▪ Objective: To determine the prevalence of cardiac valvular involvement in patients with the primary antiphospholipid syndrome.
▪ Design: Cross-sectional study with evaluation of case patients and control patients by Doppler echocardiography. The mean follow-up for case patients was 21 months.
▪ Setting: University-based tertiary medical center.
▪ Patients: Twenty-eight consecutive patients who were diagnosed with the primary antiphospholipid syndrome during a 10-year period; 28 age- and sex-matched healthy controls.
▪ Measurements and Main Results: Ten patients (36%; 95% Cl, 19% to 56%) with the primary antiphospholipid syndrome had cardiac valvular involvement: Four patients had mitral valve involvement; four patients, aortic valve involvement; and two patients, both mitral and aortic valve involvement; no patients had tricuspid or pulmonary valve disease. Eight of 10 patients had a regurgitant murmur. None of the control patients had valvular disease. The mean mitral valve thickness in patients with mitral valve involvement was 7.0 ± 1.6 mm, compared with 2.7 ± 0.8 mm in patients with normal valves and 3.2 ± 0.9 mm in the control group. The mean aortic valve thickness in patients with aortic valve involvement was 3.8 ± 0.5 mm compared with 1.4 ± 0.3 mm in patients with normal valves and 1.4 ± 0.5 mm in the control group. Stenotic lesions were not found. Regurgitation was severe in two patients (one required surgery), moderate in three patients, and mild in three patients.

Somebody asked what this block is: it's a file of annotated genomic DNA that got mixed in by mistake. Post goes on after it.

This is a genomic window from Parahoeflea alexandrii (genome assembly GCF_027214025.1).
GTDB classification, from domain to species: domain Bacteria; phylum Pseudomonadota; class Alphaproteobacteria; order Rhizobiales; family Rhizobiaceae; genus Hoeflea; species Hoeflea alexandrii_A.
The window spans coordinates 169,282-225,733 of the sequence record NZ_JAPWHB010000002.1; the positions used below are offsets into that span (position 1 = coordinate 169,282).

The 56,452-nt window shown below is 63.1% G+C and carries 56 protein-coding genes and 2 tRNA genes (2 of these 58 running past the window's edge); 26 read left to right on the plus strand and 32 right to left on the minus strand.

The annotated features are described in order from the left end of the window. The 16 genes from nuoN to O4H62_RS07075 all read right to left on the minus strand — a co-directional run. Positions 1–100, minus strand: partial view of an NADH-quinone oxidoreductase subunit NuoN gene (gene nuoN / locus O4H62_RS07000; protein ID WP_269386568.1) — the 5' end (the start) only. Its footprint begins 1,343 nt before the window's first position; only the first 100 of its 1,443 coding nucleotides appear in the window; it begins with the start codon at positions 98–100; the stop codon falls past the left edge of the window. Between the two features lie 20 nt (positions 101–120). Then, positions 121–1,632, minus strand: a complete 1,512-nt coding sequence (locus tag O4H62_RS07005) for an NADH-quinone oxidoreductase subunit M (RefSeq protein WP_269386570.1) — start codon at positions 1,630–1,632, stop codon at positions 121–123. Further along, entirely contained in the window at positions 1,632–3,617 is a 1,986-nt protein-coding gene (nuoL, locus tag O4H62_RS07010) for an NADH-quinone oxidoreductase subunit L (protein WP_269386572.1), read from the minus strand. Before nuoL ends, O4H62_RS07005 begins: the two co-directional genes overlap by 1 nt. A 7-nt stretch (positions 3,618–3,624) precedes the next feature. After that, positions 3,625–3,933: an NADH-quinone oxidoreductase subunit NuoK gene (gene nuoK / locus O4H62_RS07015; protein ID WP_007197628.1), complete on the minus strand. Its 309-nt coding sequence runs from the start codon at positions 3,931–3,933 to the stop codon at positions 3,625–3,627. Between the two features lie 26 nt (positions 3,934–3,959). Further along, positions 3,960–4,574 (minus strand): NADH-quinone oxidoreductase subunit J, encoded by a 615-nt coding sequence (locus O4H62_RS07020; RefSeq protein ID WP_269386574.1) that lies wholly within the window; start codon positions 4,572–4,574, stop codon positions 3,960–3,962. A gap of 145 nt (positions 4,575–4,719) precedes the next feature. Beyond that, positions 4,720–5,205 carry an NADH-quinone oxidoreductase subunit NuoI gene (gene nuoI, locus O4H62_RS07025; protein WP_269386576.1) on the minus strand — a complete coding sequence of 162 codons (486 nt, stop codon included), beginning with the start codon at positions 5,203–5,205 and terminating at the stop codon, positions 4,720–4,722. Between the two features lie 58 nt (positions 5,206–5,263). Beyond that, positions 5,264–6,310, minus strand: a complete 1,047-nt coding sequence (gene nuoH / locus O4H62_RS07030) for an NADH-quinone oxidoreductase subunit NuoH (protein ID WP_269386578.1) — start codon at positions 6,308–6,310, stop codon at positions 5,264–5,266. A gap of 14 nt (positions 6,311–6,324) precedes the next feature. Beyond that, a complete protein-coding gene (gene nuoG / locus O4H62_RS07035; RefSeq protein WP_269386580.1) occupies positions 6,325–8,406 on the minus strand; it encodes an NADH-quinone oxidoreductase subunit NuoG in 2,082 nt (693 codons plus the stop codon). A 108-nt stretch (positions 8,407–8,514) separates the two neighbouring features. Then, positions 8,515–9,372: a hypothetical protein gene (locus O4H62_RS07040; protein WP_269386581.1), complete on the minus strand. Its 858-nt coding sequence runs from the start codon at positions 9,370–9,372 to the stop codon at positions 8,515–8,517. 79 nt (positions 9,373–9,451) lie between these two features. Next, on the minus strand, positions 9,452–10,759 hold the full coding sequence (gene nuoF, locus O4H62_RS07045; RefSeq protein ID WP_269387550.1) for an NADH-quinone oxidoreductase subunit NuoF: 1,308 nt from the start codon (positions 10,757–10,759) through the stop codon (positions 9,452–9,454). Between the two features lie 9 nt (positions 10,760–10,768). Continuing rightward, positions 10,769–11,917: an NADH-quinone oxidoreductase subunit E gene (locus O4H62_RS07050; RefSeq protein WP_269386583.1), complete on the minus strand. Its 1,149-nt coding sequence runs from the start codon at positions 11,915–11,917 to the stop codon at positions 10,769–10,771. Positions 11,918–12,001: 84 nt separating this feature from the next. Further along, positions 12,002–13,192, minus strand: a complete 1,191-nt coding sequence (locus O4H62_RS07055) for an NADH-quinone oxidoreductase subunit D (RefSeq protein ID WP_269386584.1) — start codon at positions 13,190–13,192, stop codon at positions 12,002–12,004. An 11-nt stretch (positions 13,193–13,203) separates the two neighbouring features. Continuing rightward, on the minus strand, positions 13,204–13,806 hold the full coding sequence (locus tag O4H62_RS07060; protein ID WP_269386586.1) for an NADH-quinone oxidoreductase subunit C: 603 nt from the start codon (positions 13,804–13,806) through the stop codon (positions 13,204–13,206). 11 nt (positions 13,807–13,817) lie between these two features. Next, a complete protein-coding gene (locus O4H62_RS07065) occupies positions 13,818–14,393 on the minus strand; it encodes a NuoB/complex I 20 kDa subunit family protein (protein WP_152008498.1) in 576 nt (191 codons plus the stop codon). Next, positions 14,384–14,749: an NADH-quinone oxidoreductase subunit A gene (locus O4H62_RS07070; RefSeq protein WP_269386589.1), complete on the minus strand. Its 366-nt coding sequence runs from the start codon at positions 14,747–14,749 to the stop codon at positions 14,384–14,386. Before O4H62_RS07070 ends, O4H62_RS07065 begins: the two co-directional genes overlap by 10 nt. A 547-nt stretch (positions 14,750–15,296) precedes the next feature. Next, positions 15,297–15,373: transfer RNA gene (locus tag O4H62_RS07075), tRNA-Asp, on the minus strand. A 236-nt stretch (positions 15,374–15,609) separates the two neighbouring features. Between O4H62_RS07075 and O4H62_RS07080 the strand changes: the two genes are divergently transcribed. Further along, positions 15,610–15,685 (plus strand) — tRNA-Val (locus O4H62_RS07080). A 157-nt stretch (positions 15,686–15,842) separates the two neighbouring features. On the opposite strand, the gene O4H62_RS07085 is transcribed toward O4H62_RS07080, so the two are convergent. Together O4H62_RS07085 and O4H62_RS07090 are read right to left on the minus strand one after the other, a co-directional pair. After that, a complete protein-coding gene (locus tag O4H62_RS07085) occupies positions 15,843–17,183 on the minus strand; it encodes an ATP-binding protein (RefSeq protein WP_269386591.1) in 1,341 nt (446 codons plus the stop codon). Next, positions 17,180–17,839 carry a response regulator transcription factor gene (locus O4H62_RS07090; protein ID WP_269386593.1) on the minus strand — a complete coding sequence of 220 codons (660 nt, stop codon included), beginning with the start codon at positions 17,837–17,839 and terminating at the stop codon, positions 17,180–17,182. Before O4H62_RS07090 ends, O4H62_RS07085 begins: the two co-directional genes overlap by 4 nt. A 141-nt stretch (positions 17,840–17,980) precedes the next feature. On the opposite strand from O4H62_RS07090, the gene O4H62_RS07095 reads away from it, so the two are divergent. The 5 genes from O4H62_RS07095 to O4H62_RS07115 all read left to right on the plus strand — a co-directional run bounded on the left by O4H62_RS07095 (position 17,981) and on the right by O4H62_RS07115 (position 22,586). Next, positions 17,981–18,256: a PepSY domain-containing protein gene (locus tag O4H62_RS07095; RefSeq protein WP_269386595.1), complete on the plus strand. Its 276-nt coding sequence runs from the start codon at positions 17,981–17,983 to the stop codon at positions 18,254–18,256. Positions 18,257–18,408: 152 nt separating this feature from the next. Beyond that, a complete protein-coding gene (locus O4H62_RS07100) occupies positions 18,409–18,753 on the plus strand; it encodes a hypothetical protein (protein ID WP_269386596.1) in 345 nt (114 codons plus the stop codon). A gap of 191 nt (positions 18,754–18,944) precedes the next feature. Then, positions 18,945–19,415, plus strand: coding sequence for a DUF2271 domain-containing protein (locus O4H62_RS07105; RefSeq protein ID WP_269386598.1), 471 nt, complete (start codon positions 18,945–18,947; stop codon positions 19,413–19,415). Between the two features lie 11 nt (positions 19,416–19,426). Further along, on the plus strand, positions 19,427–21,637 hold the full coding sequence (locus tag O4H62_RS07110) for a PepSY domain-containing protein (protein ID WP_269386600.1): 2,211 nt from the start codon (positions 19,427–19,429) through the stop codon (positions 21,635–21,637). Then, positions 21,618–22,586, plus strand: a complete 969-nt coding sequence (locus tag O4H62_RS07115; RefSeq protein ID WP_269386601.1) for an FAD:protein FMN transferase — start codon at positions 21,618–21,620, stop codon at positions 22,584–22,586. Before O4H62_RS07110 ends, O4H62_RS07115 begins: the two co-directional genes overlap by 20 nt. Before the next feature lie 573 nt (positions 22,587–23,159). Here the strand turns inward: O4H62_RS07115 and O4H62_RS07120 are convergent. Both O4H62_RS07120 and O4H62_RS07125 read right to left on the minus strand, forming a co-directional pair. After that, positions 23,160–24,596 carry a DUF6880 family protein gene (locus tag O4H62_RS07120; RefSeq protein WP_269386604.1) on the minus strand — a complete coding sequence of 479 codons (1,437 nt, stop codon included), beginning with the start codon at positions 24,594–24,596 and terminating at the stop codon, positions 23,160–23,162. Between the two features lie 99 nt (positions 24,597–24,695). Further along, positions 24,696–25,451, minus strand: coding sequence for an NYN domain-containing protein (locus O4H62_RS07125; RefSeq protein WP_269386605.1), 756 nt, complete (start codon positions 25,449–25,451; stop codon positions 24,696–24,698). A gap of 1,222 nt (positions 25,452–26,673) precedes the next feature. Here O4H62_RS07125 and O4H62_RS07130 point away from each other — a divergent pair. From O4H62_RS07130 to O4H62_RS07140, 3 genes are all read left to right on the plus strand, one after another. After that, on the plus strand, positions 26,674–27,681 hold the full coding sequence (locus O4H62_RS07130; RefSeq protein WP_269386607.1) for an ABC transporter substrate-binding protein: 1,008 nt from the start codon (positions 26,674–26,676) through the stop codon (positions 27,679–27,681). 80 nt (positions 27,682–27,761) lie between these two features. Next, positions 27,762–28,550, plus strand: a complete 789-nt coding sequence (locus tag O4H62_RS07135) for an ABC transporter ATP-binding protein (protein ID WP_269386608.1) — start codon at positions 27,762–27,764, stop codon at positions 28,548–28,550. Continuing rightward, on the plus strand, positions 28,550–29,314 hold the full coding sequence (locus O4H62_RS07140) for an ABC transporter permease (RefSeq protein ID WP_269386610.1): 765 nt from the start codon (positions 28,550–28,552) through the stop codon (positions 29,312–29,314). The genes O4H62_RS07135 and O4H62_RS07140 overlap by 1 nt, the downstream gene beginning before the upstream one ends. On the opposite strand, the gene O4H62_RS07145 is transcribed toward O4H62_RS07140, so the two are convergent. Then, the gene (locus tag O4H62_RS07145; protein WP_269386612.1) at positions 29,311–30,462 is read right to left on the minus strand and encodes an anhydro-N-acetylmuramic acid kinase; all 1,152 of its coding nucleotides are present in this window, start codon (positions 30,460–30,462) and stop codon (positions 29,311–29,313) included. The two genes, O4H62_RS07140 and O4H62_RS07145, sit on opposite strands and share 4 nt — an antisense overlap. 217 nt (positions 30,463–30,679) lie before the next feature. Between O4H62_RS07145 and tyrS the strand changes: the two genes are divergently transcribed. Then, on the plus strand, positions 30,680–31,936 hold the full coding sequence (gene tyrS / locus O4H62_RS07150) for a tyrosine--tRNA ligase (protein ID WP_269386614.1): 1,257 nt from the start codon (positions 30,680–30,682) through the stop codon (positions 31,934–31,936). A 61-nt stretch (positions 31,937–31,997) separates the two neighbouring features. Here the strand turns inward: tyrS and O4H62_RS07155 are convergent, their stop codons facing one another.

▪ Conclusions: Valvular involvement is frequently found in patients with the primary antiphospholipid syndrome. The lesions are left-sided, causing regurgitation that may be clinically important.